Economists and the stock market have been celebrating the low unemployment rate indicating the United States has achieved a sustained period of full employment. However, in communities across the country, there are Americans who are either underemployed or stuck in low wage jobs with limited earning potential and businesses that have had to either reach out to other countries, or let job openings go unfilled because of a dearth of skilled labor.
The United States has an established nationwide network of over 500 locally-controlled workforce development boards (a.k.a. WDBs) created through the 2014 Workforce Innovation and Opportunity Act (WIOA)—bipartisan legislation that received almost unanimous support in Congress. These boards serve workers and job creators in communities across the country. They serve urban, suburban, and rural economies – all competing globally for jobs, new technologies, and profit. In addition, as shown in Appendix C, WDBs provide a return on investment of $1.72 for every $1 in public funds spent.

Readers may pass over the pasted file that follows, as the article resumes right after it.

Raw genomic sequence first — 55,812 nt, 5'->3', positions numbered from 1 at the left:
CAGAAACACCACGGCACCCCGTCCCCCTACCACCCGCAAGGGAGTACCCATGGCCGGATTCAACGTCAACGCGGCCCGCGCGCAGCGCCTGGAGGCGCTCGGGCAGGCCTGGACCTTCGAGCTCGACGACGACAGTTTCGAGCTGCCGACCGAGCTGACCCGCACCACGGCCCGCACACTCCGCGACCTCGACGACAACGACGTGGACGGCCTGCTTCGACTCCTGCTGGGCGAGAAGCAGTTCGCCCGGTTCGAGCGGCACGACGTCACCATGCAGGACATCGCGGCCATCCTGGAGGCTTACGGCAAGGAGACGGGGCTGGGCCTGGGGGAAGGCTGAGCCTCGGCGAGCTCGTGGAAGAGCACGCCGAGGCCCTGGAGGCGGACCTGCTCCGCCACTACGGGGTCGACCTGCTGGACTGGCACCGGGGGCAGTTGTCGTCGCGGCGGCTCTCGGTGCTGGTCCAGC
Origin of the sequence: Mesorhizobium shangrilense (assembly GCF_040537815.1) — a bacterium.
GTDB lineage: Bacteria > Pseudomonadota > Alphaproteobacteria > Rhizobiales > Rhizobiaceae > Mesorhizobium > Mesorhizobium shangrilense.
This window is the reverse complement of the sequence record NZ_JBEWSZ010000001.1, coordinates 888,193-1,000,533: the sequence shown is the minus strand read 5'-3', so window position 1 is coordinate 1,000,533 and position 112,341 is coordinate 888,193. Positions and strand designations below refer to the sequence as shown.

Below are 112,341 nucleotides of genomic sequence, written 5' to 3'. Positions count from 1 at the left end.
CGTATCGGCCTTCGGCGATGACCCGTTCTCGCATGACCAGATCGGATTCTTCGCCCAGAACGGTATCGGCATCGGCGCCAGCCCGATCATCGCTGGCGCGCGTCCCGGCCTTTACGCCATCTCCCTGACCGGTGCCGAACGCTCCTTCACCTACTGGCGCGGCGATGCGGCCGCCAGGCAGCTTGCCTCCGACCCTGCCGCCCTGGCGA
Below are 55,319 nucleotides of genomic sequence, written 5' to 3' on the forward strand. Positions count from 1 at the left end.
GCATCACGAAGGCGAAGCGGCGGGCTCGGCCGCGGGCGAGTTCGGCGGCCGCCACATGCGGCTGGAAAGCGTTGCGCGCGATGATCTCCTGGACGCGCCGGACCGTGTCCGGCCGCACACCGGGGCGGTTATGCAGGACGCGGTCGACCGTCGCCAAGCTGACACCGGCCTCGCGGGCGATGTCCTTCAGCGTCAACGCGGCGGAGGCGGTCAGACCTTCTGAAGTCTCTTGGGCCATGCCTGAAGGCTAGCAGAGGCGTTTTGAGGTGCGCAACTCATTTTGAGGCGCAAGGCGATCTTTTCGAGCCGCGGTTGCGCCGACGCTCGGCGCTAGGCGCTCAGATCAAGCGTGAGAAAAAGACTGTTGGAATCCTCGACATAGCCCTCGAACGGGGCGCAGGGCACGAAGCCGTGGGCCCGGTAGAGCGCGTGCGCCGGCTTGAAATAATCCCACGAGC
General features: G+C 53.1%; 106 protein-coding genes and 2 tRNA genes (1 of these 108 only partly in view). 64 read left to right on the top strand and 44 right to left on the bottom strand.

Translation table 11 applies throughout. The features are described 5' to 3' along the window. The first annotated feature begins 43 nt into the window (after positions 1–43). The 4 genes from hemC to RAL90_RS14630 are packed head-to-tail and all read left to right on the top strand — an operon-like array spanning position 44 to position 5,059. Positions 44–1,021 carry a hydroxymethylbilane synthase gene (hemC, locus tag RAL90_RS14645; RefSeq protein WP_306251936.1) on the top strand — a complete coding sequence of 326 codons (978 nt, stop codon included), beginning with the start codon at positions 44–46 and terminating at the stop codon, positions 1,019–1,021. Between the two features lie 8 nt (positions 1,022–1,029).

To view the full document, which includes testimonials from businesses and jobseekers and a listing of the businesses represented by the WDBs that responded to the survey, please click here: Workforce Effectiveness Paper